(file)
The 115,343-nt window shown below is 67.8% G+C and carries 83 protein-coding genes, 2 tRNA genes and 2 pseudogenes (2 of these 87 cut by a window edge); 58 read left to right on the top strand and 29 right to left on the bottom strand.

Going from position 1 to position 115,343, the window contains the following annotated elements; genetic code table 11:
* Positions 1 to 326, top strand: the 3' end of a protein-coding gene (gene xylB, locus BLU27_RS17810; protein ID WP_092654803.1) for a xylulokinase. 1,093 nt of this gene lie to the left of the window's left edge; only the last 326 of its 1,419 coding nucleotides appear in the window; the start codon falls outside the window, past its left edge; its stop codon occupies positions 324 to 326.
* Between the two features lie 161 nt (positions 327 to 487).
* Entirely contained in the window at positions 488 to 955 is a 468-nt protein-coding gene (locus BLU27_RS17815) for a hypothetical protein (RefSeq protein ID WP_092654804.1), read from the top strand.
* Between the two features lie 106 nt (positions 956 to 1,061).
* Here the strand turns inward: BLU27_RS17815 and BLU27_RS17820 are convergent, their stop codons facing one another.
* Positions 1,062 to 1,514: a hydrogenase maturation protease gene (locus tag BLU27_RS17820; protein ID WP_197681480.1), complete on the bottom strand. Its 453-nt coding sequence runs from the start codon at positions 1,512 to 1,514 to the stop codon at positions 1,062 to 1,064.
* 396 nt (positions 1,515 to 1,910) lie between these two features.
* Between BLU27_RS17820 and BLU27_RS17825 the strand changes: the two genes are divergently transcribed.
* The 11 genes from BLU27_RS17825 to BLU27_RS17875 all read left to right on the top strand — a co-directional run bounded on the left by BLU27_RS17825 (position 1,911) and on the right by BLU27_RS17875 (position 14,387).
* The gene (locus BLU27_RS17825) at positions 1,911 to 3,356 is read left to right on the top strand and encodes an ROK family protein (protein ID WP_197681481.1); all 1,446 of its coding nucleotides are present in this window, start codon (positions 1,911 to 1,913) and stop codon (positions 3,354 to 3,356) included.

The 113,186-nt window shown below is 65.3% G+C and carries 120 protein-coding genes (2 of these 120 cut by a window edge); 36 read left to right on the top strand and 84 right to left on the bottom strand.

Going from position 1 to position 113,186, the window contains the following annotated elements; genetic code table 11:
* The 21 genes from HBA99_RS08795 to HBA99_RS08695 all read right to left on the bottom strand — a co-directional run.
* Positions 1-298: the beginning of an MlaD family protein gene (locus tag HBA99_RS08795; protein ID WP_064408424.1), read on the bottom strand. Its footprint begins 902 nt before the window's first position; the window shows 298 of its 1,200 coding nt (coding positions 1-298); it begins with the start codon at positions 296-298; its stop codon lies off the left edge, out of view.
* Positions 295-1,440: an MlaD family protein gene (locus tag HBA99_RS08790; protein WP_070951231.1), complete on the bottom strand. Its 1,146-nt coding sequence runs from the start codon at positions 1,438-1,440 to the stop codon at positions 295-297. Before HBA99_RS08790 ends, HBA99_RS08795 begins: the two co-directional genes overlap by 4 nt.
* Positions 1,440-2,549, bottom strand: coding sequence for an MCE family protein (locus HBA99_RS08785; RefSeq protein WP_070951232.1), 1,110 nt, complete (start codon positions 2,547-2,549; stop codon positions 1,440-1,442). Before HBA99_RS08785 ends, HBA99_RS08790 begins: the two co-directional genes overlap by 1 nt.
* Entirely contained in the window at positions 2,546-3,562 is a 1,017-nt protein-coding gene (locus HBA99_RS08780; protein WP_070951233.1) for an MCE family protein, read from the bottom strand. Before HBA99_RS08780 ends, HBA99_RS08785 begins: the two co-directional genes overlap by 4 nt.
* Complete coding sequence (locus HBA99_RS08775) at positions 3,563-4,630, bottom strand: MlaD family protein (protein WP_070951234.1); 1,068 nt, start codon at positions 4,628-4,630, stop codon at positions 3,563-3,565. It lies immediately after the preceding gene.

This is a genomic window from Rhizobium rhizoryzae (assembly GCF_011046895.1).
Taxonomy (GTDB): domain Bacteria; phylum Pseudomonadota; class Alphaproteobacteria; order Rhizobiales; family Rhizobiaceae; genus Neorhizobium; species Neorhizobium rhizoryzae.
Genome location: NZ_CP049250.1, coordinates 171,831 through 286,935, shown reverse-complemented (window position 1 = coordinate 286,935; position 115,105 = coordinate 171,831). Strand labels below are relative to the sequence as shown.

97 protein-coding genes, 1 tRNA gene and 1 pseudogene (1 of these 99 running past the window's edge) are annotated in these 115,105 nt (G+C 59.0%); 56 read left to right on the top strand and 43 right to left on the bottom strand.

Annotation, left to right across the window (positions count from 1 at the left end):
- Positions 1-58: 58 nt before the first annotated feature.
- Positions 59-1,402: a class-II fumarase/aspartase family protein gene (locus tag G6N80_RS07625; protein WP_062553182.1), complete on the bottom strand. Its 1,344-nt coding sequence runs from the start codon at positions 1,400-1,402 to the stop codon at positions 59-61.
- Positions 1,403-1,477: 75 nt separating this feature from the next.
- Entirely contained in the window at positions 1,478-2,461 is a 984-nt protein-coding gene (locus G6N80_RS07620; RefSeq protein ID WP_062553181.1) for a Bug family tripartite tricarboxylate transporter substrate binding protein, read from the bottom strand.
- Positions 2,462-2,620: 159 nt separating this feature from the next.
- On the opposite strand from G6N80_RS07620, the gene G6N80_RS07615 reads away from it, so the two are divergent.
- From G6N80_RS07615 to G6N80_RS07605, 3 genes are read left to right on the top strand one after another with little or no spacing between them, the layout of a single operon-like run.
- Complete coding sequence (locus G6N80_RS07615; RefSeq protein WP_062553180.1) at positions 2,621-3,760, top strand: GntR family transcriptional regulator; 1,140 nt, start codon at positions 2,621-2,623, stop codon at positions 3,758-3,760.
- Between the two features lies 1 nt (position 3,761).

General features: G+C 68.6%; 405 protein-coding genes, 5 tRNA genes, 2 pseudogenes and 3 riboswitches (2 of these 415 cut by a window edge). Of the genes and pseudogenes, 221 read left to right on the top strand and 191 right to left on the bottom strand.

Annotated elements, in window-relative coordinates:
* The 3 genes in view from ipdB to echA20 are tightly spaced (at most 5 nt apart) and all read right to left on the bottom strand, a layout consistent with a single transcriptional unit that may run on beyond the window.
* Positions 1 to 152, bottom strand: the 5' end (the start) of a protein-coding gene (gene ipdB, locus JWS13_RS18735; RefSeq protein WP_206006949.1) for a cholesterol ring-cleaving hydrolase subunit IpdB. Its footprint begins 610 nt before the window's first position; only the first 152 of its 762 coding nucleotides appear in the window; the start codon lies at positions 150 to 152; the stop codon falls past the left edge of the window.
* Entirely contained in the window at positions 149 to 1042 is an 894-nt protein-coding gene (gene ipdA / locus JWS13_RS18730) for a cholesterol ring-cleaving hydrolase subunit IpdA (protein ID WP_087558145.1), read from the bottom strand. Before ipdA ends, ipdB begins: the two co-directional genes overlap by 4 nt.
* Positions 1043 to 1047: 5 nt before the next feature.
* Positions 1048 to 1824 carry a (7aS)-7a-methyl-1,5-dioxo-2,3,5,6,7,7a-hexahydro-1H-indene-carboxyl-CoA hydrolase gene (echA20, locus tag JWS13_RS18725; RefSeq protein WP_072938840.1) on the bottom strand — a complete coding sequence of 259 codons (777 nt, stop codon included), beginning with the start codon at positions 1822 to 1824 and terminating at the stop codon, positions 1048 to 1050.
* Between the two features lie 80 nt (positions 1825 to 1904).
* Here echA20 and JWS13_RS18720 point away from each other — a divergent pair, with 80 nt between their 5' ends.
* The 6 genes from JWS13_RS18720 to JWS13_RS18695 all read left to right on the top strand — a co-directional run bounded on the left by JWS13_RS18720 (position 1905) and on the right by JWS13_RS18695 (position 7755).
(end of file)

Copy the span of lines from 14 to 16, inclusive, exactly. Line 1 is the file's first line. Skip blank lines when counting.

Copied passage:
Going from position 1 to position 113,186, the window contains the following annotated elements; genetic code table 11:
* The 21 genes from HBA99_RS08795 to HBA99_RS08695 all read right to left on the bottom strand — a co-directional run.
* Positions 1-298: the beginning of an MlaD family protein gene (locus tag HBA99_RS08795; protein ID WP_064408424.1), read on the bottom strand. Its footprint begins 902 nt before the window's first position; the window shows 298 of its 1,200 coding nt (coding positions 1-298); it begins with the start codon at positions 296-298; its stop codon lies off the left edge, out of view.